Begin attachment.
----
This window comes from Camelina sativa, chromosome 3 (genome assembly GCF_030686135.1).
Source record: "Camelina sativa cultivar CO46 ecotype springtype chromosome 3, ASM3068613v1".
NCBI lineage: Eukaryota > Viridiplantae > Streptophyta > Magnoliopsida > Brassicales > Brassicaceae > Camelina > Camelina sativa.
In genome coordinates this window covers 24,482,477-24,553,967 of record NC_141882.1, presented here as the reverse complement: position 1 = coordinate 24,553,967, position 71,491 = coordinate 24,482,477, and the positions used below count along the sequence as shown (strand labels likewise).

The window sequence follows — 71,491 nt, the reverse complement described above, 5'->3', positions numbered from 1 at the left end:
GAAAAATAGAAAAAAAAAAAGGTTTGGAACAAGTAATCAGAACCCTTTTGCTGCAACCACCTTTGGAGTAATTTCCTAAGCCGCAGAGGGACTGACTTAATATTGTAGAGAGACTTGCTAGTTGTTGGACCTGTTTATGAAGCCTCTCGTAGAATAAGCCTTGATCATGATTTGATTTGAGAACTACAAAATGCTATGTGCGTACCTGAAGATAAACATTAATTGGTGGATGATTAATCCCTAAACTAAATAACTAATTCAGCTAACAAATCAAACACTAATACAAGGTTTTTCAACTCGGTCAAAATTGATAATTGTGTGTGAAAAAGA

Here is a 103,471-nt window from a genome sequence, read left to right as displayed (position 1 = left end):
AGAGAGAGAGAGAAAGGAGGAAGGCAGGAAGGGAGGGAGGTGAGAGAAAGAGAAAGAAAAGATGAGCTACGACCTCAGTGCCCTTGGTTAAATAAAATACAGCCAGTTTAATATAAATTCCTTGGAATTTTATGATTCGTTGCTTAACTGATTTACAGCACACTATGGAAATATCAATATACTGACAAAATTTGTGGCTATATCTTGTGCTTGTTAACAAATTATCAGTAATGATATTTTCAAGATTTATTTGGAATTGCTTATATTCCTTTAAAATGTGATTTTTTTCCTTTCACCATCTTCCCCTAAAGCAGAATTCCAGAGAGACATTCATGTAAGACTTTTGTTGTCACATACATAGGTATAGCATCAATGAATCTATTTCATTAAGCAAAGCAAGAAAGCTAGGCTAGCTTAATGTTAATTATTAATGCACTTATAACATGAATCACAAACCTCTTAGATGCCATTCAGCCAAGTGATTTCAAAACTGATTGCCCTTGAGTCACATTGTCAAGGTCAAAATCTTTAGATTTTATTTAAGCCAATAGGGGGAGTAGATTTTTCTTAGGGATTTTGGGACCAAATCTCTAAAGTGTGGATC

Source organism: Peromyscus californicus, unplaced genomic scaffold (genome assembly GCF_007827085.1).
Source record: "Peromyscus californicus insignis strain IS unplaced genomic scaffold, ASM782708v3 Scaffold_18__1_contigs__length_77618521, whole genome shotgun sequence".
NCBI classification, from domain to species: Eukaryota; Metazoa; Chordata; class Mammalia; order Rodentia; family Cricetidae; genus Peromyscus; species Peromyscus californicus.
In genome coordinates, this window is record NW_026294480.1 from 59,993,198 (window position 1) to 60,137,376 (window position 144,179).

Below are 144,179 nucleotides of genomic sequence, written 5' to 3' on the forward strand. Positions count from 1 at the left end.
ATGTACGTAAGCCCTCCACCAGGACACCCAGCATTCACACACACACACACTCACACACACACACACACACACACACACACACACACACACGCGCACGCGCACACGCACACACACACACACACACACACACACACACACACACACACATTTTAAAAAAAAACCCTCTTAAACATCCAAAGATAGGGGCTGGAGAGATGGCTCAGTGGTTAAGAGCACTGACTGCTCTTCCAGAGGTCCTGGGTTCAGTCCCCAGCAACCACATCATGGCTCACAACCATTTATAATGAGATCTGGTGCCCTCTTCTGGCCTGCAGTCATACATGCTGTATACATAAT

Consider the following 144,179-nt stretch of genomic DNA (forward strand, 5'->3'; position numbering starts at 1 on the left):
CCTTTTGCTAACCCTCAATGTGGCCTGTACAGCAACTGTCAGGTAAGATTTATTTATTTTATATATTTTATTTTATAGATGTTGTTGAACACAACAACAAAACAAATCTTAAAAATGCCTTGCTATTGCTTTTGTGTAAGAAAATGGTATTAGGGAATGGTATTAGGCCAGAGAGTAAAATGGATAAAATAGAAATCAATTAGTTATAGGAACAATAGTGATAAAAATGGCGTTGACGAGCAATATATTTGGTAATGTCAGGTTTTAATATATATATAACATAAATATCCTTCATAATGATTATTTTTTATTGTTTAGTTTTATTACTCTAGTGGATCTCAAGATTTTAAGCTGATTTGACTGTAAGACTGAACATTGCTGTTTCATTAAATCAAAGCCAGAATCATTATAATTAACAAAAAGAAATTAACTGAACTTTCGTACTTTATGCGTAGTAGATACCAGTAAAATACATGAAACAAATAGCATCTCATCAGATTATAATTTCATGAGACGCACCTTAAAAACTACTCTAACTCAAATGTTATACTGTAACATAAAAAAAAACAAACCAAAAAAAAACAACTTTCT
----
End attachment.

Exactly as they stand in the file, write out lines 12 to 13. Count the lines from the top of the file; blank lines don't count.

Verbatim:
In genome coordinates, this window is record NW_026294480.1 from 59,993,198 (window position 1) to 60,137,376 (window position 144,179).

Below are 144,179 nucleotides of genomic sequence, written 5' to 3' on the forward strand. Positions count from 1 at the left end.